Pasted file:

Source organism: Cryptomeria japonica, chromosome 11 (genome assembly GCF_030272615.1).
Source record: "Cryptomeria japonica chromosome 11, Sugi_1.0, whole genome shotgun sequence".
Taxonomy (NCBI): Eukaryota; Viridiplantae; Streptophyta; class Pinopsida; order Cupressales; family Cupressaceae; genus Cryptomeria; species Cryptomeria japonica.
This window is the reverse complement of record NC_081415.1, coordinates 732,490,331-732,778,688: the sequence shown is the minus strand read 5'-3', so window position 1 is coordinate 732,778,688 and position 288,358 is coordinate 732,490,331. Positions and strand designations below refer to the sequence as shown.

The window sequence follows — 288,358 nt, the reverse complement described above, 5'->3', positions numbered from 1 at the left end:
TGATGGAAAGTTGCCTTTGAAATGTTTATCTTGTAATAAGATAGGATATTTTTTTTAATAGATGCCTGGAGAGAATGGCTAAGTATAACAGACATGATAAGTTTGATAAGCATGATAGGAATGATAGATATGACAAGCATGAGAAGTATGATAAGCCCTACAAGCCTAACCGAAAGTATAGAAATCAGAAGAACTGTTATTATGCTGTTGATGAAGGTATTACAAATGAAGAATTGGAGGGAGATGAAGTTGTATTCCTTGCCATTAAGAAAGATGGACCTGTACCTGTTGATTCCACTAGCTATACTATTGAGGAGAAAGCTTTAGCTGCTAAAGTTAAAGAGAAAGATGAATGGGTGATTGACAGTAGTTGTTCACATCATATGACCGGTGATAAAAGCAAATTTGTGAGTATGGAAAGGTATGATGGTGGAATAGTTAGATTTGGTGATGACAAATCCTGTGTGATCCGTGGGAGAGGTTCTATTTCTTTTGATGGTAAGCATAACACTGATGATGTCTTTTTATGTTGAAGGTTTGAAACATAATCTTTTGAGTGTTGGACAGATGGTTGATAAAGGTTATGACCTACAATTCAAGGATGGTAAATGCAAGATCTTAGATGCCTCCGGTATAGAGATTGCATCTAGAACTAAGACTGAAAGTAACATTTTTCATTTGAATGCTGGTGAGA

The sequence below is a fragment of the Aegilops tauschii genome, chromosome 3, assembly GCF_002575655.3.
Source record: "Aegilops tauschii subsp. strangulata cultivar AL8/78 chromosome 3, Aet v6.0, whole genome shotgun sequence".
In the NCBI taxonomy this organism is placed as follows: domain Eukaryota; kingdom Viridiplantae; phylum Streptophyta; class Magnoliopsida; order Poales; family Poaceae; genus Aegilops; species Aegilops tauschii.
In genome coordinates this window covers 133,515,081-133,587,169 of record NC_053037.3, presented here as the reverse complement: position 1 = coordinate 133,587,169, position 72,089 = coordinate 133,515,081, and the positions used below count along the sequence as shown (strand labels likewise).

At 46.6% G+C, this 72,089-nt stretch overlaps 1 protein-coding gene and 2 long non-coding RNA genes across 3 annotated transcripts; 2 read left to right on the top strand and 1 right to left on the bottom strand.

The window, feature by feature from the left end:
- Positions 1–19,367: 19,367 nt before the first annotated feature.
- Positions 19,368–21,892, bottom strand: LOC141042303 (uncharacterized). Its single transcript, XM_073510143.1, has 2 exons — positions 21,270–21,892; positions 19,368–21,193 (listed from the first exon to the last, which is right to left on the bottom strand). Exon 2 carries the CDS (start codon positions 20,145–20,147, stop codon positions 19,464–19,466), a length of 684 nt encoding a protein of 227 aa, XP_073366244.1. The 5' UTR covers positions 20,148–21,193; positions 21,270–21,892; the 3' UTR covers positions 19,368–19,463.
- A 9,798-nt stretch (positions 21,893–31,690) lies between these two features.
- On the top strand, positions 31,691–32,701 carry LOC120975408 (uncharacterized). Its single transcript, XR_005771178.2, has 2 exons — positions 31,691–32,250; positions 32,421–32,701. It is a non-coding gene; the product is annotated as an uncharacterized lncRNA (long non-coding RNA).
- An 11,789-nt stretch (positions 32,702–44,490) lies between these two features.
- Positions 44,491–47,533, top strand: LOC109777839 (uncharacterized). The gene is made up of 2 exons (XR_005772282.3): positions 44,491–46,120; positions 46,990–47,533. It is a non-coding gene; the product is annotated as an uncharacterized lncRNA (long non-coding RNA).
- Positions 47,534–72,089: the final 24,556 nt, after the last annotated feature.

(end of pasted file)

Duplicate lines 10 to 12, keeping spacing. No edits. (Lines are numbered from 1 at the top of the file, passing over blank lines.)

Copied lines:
In genome coordinates this window covers 133,515,081-133,587,169 of record NC_053037.3, presented here as the reverse complement: position 1 = coordinate 133,587,169, position 72,089 = coordinate 133,515,081, and the positions used below count along the sequence as shown (strand labels likewise).

At 46.6% G+C, this 72,089-nt stretch overlaps 1 protein-coding gene and 2 long non-coding RNA genes across 3 annotated transcripts; 2 read left to right on the top strand and 1 right to left on the bottom strand.

The window, feature by feature from the left end: